Time hasn’t run out on the Winnipeg Jets this season. Despite having played the most games in the Western Conference and not currently being in a playoff spot, they remain in the picture.
As of now, they sit four points out of the final wildcard spot, currently held by the Los Angeles Kings. They actually are only five points out of the first wildcard spot, with the Calgary Flames currently holding that spot and only one game in hand on the Jets.
So for Winnipeg, the playoffs remain a very real possibility this season. It would be only the second time they would have made the postseason since relocating from Atlanta.
In order to reach the playoffs, they are going to need better goaltending, as the tandem of Connor Hellebuyck and Michael Hutchinson has been a disappointment to this point in the season. After a brief cameo last season, the Jets thought so much of Hellebuyck that they placed longtime starter Ondrej Pavelec on waivers and later assigned him to the Manitoba Moose of the American Hockey League (AHL) to allow their young goalie a clear path in the net.
Hutchinson has proven to be a strong backup would support Hellebuyck. Despite a strong showing here and there, things have mostly gone wrong in Hellebuyck’s first full season as an NHL regular. Both he and Hutchinson sit at the bottom at almost every 5v5 metric, with the latter having the third worst save percentage overall (of all goalies with at least 600 minutes at even strength). Hellebuyck hasn’t done much better, owning the 12th worst SV%. Both have posted negative Goals Saved Above Average (GSAA) marks, goals against per 60 (GA/60) of 2.50 and higher while neither are in the top 20 in shots against per 60 (SA/60).
There is some good that has come from the Jets this season, mainly on offense. Patrik Laine, who is out with a concussion currently, has been everything he has said he would be during the predraft process. Despite being out, the Finish rookie still sits in a tie for third in the league in goals.
Laine, Mark Scheifele, and Nikolaj Ehlers give the Jets three players in the top 25 in scoring. At 5v5, Ehlers has been one of the league’s best playmakers, posting the fifth highest assists per 60 (A/60) in the league and is 13th overall in points per 60 (P/60; among all forwards with 500 5v5 minutes).
Getting Jacob Trouba back in the lineup gives them a deep defensive group, all though they are without both Ben Chiarot (recently placed on IR) and Tyler Myers right now. Former first-round pick Josh Morrissey has quickly risen to a top pairing role as a rookie and Dustin Byfuglien is on pace to push the 50 point barrier again.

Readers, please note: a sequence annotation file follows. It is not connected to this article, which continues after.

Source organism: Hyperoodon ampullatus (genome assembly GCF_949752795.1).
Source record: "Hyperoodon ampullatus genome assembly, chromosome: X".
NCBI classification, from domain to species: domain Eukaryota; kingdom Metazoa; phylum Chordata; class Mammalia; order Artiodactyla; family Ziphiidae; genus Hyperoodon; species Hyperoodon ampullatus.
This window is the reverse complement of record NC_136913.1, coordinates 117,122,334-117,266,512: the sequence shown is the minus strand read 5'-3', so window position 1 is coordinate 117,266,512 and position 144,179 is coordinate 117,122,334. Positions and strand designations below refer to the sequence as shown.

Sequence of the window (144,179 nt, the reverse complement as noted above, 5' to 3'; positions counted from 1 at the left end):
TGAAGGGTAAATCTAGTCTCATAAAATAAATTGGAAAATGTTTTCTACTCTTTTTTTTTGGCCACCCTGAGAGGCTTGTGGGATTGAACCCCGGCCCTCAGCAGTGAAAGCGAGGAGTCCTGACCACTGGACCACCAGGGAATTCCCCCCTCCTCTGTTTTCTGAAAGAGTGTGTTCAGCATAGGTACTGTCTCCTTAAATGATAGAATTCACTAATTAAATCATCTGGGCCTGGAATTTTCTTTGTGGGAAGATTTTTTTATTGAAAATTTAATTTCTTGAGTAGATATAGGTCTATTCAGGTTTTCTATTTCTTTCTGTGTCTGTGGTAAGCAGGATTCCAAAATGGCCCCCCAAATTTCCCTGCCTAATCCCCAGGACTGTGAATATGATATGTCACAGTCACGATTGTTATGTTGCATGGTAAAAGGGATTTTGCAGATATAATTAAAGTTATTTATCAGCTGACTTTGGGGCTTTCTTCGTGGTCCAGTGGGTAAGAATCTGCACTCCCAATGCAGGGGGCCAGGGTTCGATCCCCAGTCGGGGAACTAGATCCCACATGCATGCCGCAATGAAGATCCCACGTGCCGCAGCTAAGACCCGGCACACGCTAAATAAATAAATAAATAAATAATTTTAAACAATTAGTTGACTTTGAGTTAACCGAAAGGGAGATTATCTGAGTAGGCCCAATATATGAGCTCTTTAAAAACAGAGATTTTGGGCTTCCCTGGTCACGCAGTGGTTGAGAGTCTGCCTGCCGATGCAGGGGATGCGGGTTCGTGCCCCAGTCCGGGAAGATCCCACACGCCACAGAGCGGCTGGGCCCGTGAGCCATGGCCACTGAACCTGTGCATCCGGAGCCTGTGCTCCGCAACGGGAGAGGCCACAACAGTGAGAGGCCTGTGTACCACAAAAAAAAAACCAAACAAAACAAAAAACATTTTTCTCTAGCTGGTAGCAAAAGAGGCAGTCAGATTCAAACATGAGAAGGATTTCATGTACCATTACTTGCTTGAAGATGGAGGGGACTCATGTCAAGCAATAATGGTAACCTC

Winnipeg still boasts one of the best farm systems in the league, even if you go ahead and take Laine, Hellebuyck, and Morrissey off the list. Jack Roslovic, Brendan Lemieux, Nic Petan, Eric Comrie and Kyle Connor lead a list of top prospects that are all playing at the professional level.
It’s been the goaltending, plain and simple. With Hutchinson and Hellebuyck being a combined ten goals under league average (going back to their GSAA), it has pushed them to the outside looking in when it comes to the current playoff picture.
If the Jets were able to get league average goaltending play to this point in the season, they are probably pushing the St. Louis Blues for the third and final spot in the Central division and sitting at the top of the wildcard standings.
The goalie situation is so bad that they are going back to a player that they put on waivers, and have tried to dump in recent years in Pavelic. Since his best year of 2014-2015 when he helped the Jets make the playoffs, it has been a steep drop for the now 29-year-old Pavelic. That year he posted a 2.28 GAA and .920 SV%, a distinct difference than in his career marks of 2.86 and .907.
With Manitoba this year, Pavelic has posted a 2.78 GAA and a .917 SV% in 18 games.
It isn’t Pavelic. It just isn’t. He had a good year when the Jets made the playoffs, but that was an outlier for him. It might provide a temporary spark for Winnipeg, him getting another shot in the NHL, but it isn’t a permanent answer in net.
How quickly Hellebuyck has fallen from his first brief appearance a year ago might make Winnipeg think twice about even giving Comrie a look. The 21-year old goaltender was an AHL All-Star last year and is currently posting better numbers this season but the Jets have the depth to allow them to be patient with him.
With the expansion draft and the fact teams will only be able to protect one goalie, there is a chance that plenty will be available at the deadline. The only question is if the Jets are going to be willing to tap into that very deep prospect pool to expedite the process or if they are willing to let it ride with the young kids to see where they really stand.
A lot of that will depend on how Pavelic looks when he finally gets into a game. If he provides a spark or is even just average, that would be an improvement and the Jets could find themselves in the playoffs.
If not, this gives the Jets plenty of time heading into the trade deadline to reassess where they are at right now and maybe draw up a new plan before making any big decisions.